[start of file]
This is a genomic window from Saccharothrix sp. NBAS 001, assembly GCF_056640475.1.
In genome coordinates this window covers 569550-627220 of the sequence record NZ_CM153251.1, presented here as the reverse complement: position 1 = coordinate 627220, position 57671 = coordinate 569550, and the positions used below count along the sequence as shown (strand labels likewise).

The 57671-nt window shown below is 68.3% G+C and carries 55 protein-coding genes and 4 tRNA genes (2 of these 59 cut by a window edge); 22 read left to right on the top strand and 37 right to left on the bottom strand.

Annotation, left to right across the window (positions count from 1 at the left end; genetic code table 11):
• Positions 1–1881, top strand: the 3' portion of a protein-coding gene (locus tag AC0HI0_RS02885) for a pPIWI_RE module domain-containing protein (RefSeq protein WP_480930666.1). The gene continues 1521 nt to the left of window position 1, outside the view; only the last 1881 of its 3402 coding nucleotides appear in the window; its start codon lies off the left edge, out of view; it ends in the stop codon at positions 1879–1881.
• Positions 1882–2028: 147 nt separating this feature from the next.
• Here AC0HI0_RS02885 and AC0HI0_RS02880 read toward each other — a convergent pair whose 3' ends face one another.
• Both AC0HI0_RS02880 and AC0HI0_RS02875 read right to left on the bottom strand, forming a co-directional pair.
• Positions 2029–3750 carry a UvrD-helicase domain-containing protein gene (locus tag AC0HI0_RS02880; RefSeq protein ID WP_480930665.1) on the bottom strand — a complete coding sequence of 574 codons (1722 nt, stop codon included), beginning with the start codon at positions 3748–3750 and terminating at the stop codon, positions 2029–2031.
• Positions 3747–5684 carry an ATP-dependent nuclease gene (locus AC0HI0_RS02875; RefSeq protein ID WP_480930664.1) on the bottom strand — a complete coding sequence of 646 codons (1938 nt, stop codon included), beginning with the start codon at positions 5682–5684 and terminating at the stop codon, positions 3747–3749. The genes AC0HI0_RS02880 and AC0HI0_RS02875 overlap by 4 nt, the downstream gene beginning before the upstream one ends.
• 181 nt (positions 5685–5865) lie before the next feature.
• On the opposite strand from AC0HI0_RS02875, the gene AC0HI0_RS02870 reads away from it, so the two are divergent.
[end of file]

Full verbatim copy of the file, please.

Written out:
This is a genomic window from Saccharothrix sp. NBAS 001, assembly GCF_056640475.1.
In genome coordinates this window covers 569550-627220 of the sequence record NZ_CM153251.1, presented here as the reverse complement: position 1 = coordinate 627220, position 57671 = coordinate 569550, and the positions used below count along the sequence as shown (strand labels likewise).

The 57671-nt window shown below is 68.3% G+C and carries 55 protein-coding genes and 4 tRNA genes (2 of these 59 cut by a window edge); 22 read left to right on the top strand and 37 right to left on the bottom strand.

Annotation, left to right across the window (positions count from 1 at the left end; genetic code table 11):
• Positions 1–1881, top strand: the 3' portion of a protein-coding gene (locus tag AC0HI0_RS02885) for a pPIWI_RE module domain-containing protein (RefSeq protein WP_480930666.1). The gene continues 1521 nt to the left of window position 1, outside the view; only the last 1881 of its 3402 coding nucleotides appear in the window; its start codon lies off the left edge, out of view; it ends in the stop codon at positions 1879–1881.
• Positions 1882–2028: 147 nt separating this feature from the next.
• Here AC0HI0_RS02885 and AC0HI0_RS02880 read toward each other — a convergent pair whose 3' ends face one another.
• Both AC0HI0_RS02880 and AC0HI0_RS02875 read right to left on the bottom strand, forming a co-directional pair.
• Positions 2029–3750 carry a UvrD-helicase domain-containing protein gene (locus tag AC0HI0_RS02880; RefSeq protein ID WP_480930665.1) on the bottom strand — a complete coding sequence of 574 codons (1722 nt, stop codon included), beginning with the start codon at positions 3748–3750 and terminating at the stop codon, positions 2029–2031.
• Positions 3747–5684 carry an ATP-dependent nuclease gene (locus AC0HI0_RS02875; RefSeq protein ID WP_480930664.1) on the bottom strand — a complete coding sequence of 646 codons (1938 nt, stop codon included), beginning with the start codon at positions 5682–5684 and terminating at the stop codon, positions 3747–3749. The genes AC0HI0_RS02880 and AC0HI0_RS02875 overlap by 4 nt, the downstream gene beginning before the upstream one ends.
• 181 nt (positions 5685–5865) lie before the next feature.
• On the opposite strand from AC0HI0_RS02875, the gene AC0HI0_RS02870 reads away from it, so the two are divergent.